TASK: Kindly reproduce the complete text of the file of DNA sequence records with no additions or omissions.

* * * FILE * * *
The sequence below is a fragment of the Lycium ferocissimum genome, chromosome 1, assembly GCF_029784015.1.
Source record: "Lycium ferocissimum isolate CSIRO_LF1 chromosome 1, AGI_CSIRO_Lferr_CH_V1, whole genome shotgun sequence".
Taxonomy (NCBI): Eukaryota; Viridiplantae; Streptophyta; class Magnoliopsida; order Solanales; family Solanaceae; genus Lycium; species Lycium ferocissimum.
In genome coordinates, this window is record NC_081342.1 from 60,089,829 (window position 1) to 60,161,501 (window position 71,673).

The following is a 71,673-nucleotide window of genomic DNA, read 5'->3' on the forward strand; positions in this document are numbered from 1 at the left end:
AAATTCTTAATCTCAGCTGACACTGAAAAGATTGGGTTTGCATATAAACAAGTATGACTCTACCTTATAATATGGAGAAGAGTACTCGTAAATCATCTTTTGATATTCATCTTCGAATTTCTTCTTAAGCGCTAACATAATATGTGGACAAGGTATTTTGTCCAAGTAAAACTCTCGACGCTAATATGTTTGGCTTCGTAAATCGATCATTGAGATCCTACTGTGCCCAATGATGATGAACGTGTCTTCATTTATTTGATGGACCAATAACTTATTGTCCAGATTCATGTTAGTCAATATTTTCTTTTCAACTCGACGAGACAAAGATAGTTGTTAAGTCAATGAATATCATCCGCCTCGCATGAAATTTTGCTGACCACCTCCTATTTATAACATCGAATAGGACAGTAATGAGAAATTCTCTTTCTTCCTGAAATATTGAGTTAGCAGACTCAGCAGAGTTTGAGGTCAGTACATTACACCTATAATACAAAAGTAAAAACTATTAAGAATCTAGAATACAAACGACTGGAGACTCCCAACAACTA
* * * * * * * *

The sequence below is a fragment of the Lycium ferocissimum genome, chromosome 1, assembly GCF_029784015.1.
Source record: "Lycium ferocissimum isolate CSIRO_LF1 chromosome 1, AGI_CSIRO_Lferr_CH_V1, whole genome shotgun sequence".
Taxonomy (NCBI): Eukaryota; Viridiplantae; Streptophyta; class Magnoliopsida; order Solanales; family Solanaceae; genus Lycium; species Lycium ferocissimum.
In genome coordinates, this window is record NC_081342.1 from 60,089,829 (window position 1) to 60,161,501 (window position 71,673).

The following is a 71,673-nucleotide window of genomic DNA, read 5'->3' on the forward strand; positions in this document are numbered from 1 at the left end:
AAATTCTTAATCTCAGCTGACACTGAAAAGATTGGGTTTGCATATAAACAAGTATGACTCTACCTTATAATATGGAGAAGAGTACTCGTAAATCATCTTTTGATATTCATCTTCGAATTTCTTCTTAAGCGCTAACATAATATGTGGACAAGGTATTTTGTCCAAGTAAAACTCTCGACGCTAATATGTTTGGCTTCGTAAATCGATCATTGAGATCCTACTGTGCCCAATGATGATGAACGTGTCTTCATTTATTTGATGGACCAATAACTTATTGTCCAGATTCATGTTAGTCAATATTTTCTTTTCAACTCGACGAGACAAAGATAGTTGTTAAGTCAATGAATATCATCCGCCTCGCATGAAATTTTGCTGACCACCTCCTATTTATAACATCGAATAGGACAGTAATGAGAAATTCTCTTTCTTCCTGAAATATTGAGTTAGCAGACTCAGCAGAGTTTGAGGTCAGTACATTACACCTATAATACAAAAGTAAAAACTATTAAGAATCTAGAATACAAACGACTGGAGACTCCCAACAACTA